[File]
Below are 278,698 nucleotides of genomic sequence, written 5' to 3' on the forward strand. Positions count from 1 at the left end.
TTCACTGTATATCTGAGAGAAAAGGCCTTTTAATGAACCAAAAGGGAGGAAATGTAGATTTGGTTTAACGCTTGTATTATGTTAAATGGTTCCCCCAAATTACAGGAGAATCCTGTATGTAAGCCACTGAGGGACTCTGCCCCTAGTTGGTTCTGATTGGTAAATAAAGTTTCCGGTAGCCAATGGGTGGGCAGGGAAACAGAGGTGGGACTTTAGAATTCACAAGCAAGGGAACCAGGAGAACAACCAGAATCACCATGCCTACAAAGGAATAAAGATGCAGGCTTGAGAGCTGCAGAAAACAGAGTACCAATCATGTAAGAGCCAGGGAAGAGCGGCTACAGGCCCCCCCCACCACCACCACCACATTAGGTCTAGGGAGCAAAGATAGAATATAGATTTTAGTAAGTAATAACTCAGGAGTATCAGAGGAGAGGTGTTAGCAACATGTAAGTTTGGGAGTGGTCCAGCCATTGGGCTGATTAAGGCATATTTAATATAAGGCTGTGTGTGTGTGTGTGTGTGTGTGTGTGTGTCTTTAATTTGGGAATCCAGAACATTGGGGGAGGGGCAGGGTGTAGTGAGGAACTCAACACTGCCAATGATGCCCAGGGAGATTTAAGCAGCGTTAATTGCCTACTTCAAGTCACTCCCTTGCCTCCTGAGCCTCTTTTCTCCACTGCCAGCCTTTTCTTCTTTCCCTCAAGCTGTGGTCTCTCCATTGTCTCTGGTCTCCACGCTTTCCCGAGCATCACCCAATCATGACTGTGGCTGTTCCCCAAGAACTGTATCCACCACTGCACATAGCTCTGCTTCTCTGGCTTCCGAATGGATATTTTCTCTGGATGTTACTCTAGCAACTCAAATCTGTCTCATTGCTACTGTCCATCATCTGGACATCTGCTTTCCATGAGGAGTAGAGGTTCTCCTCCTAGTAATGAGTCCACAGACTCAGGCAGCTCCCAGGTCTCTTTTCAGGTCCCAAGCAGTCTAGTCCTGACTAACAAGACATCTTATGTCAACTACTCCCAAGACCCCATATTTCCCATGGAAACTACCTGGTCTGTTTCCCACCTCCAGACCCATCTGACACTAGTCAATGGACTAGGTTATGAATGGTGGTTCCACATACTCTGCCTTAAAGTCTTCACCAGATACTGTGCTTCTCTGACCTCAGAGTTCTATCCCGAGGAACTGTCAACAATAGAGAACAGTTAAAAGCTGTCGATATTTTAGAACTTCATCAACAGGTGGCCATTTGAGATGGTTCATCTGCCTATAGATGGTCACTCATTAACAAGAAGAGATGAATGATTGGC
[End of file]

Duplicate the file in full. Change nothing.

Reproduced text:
Below are 278,698 nucleotides of genomic sequence, written 5' to 3' on the forward strand. Positions count from 1 at the left end.
TTCACTGTATATCTGAGAGAAAAGGCCTTTTAATGAACCAAAAGGGAGGAAATGTAGATTTGGTTTAACGCTTGTATTATGTTAAATGGTTCCCCCAAATTACAGGAGAATCCTGTATGTAAGCCACTGAGGGACTCTGCCCCTAGTTGGTTCTGATTGGTAAATAAAGTTTCCGGTAGCCAATGGGTGGGCAGGGAAACAGAGGTGGGACTTTAGAATTCACAAGCAAGGGAACCAGGAGAACAACCAGAATCACCATGCCTACAAAGGAATAAAGATGCAGGCTTGAGAGCTGCAGAAAACAGAGTACCAATCATGTAAGAGCCAGGGAAGAGCGGCTACAGGCCCCCCCCACCACCACCACCACATTAGGTCTAGGGAGCAAAGATAGAATATAGATTTTAGTAAGTAATAACTCAGGAGTATCAGAGGAGAGGTGTTAGCAACATGTAAGTTTGGGAGTGGTCCAGCCATTGGGCTGATTAAGGCATATTTAATATAAGGCTGTGTGTGTGTGTGTGTGTGTGTGTGTGTGTCTTTAATTTGGGAATCCAGAACATTGGGGGAGGGGCAGGGTGTAGTGAGGAACTCAACACTGCCAATGATGCCCAGGGAGATTTAAGCAGCGTTAATTGCCTACTTCAAGTCACTCCCTTGCCTCCTGAGCCTCTTTTCTCCACTGCCAGCCTTTTCTTCTTTCCCTCAAGCTGTGGTCTCTCCATTGTCTCTGGTCTCCACGCTTTCCCGAGCATCACCCAATCATGACTGTGGCTGTTCCCCAAGAACTGTATCCACCACTGCACATAGCTCTGCTTCTCTGGCTTCCGAATGGATATTTTCTCTGGATGTTACTCTAGCAACTCAAATCTGTCTCATTGCTACTGTCCATCATCTGGACATCTGCTTTCCATGAGGAGTAGAGGTTCTCCTCCTAGTAATGAGTCCACAGACTCAGGCAGCTCCCAGGTCTCTTTTCAGGTCCCAAGCAGTCTAGTCCTGACTAACAAGACATCTTATGTCAACTACTCCCAAGACCCCATATTTCCCATGGAAACTACCTGGTCTGTTTCCCACCTCCAGACCCATCTGACACTAGTCAATGGACTAGGTTATGAATGGTGGTTCCACATACTCTGCCTTAAAGTCTTCACCAGATACTGTGCTTCTCTGACCTCAGAGTTCTATCCCGAGGAACTGTCAACAATAGAGAACAGTTAAAAGCTGTCGATATTTTAGAACTTCATCAACAGGTGGCCATTTGAGATGGTTCATCTGCCTATAGATGGTCACTCATTAACAAGAAGAGATGAATGATTGGC